As I write on August 1, 2014, war continues to rage in Gaza. The most recent cease fire — the one negotiated under the watch of U.S. Secretary of State, John Kerry, and U.N. Secretary General Ban Ki-Moon – has broken down in less than two hours. Each side has accused the other of violating the agreed-to terms of the lull in the fighting.
In a broader range of accusations, each side continues to cite the other for egregious humanitarian violations. Hamas has accused Israel of killing Palestinians – particularly children in U.N. schools, where they’ve been sequestered once their homes have been deemed no longer safe. Israel, on the other hand, has accused Hamas of using Palestinians as “human shields” for its rockets and weapons caches.
One of the problems with reading about wars between Arab countries and Israel, especially if you’re over thirty, is that you can grow callous and become persuaded that things can never change. With that mindset, it’s then much too easy to lump all Arab countries together and tell yourself that any Arab-Israeli war is simply a matter of history repeating itself.
Especially as things now stand though, that kind of thinking would represent an unfortunate mindset. Alliances have been shifting between one Arab country and another – and the players are no longer the same as when the skirmish began (from a non-sectarian perspective) in the early 20th Century.
The driving modern passion behind the Jewish people’s move to the land we know as Israel began with the Hungarian Jewish journalist, Theodor Herzl, just before the dawn of the 20th Century. He died before he could realize his dream of implementing a Jewish homeland in the land Palestinian’s called their own and Jews felt was theirs originally. Herzl’s dream became a reality through negotiation between Chaim Weizmann, a biochemist, and Arthur David Balfour, the United Kingdom’s Foreign Secretary.
The outcome of the negotiation between Weizmann and Balfour ultimately led to The Balfour Declaration of 1917, which became the basis for the partitioning of Palestine adjacent to the new Jewish state. In 1948, the first war with Israel and Arab transnationals resulted in an uneasy peace between Israel, Syria, Egypt and Jordan, courtesy of the U.N. General Assembly resolution 181.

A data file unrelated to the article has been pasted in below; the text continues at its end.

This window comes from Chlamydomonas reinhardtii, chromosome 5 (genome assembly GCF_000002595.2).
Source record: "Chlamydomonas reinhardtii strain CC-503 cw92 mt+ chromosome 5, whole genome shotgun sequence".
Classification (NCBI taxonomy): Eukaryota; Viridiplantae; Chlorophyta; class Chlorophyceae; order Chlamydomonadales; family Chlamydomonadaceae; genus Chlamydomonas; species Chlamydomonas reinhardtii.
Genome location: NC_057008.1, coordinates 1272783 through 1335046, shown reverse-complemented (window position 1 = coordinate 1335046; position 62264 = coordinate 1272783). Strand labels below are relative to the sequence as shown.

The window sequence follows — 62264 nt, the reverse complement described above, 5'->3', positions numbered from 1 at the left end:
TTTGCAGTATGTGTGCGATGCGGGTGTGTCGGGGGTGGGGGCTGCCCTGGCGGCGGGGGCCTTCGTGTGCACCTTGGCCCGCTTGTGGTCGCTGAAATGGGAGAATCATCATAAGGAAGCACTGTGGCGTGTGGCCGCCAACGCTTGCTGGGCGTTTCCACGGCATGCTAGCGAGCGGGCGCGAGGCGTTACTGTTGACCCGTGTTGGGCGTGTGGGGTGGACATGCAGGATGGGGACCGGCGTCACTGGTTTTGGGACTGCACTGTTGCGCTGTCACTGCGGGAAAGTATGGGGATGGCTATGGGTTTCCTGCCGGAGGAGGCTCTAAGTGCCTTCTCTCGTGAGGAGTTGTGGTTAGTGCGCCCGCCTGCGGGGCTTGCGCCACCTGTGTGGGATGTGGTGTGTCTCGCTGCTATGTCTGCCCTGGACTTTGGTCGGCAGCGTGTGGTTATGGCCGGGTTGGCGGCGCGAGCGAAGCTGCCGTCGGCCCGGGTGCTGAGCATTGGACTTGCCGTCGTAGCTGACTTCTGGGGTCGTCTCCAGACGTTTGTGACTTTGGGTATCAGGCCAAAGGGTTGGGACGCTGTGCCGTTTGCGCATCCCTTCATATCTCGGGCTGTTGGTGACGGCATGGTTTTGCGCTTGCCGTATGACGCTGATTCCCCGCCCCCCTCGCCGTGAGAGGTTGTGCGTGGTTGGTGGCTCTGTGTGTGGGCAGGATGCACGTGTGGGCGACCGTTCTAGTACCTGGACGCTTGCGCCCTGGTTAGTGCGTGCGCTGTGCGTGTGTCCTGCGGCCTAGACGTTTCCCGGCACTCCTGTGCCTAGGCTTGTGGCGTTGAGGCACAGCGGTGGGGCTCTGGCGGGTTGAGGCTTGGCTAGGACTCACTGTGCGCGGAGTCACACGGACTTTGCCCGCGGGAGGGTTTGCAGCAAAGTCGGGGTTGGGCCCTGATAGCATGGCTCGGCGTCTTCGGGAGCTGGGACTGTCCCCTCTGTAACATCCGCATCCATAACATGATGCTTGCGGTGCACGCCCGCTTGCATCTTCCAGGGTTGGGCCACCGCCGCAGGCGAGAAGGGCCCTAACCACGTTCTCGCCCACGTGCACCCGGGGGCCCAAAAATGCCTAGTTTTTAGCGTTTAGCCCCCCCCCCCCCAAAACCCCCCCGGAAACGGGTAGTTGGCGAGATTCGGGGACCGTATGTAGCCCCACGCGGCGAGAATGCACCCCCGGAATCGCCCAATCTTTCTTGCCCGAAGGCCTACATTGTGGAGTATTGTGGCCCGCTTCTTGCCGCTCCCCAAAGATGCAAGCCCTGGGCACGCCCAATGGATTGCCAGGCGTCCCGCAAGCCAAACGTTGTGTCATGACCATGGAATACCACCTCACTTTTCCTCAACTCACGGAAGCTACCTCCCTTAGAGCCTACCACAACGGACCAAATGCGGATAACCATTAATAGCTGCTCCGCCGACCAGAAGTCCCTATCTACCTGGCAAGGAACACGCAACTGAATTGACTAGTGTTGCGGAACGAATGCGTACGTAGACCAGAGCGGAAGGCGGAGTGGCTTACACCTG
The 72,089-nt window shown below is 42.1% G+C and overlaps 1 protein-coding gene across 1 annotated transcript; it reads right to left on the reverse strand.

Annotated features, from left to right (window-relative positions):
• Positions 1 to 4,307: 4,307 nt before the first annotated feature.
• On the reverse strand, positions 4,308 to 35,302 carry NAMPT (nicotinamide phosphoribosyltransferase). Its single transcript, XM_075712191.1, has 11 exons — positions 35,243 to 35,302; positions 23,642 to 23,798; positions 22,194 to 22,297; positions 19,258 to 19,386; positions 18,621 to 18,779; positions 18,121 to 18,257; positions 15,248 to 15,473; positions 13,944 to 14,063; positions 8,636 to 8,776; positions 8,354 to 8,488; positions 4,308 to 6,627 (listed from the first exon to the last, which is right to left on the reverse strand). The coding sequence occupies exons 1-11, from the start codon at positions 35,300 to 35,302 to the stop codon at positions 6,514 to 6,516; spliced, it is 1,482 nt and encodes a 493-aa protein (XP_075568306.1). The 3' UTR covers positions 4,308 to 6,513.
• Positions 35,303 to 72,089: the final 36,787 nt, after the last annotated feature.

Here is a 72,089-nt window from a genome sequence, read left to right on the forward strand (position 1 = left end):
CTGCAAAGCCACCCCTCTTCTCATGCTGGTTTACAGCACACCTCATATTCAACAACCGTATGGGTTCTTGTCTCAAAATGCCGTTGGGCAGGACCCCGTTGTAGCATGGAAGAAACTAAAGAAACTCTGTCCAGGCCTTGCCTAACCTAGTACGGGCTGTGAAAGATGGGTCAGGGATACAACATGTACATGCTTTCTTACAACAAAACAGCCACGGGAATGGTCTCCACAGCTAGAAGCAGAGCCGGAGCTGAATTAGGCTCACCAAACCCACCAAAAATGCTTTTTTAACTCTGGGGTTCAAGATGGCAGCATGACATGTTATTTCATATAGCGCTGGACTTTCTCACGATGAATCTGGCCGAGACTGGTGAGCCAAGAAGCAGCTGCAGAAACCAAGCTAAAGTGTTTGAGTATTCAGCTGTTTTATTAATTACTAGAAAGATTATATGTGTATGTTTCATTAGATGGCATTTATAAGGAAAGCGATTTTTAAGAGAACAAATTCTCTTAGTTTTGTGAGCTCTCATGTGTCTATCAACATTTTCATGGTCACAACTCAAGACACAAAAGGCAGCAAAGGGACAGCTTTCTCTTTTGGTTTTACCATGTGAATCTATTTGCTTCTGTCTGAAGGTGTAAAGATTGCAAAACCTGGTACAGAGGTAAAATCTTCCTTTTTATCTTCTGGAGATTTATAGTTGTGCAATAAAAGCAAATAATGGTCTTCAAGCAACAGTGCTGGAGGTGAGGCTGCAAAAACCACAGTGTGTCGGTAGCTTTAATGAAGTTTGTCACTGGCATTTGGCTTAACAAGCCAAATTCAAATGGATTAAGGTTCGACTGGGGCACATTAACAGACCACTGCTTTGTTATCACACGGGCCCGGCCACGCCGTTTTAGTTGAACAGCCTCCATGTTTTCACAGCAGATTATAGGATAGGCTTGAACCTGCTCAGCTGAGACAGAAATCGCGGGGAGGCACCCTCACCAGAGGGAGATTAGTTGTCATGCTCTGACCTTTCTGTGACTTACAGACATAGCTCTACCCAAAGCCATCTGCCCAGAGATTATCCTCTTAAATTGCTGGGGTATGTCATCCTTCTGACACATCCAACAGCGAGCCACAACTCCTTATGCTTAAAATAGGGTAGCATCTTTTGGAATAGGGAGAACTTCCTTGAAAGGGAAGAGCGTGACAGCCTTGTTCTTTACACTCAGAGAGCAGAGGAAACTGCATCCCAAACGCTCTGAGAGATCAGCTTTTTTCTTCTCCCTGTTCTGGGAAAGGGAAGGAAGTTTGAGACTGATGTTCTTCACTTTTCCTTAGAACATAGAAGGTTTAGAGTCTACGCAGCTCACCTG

Friction continued between the Arab States and Israel after the United States failed to broker a peace in the 1956 Arab-Israeli crisis. Angers came to a head during the 1967 Arab-Israeli war. In that year, “between June 5 and June 10, Israel defeated Egypt, Jordan, and Syria and occupied the Sinai Peninsula, the Gaza Strip, the West Bank, East Jerusalem, and the Golan Heights.”
These conflicts represent the traditional model when we think about Israel and its neighbors – Arab countries stacked in an alliance against Israel. But now the game has changed. Now Israel and Hamas are fighting a proxy war in the Middle East. Arab leaders, who now consider Hamas a peril worse than Israel, remain silent. “According to Danielle Pletka, vice president of foreign and defense policy studies at the American Enterprise Institute, ‘It’s no longer the Muslims against the Jews. Now it’s the extremists — the Muslim Brotherhood, Hamas, Hezbollah, and their backers Iran, Qatar and Turkey — against Israel and the more moderate Muslims including Jordan, Egypt, and Saudi Arabia.’ ”
To make political matters even more convoluted, you have a situation in which a liberal United States president has made deals with the sale of weapons to Israel and Qatar – as if to hedge our nation’s bet when the winning team emerges. (Keep in mind that Qatar not only is the home of Hamas leader Kaled Mashal, but that this Arab nation openly backs Hamas).
Looming throughout this whole new balance of powers in the Middle East is the threat of Iran with fully developed nuclear capability. Ultimately, this stark reality will be the criterion for the U.S. when it decided which nations to call “friends.”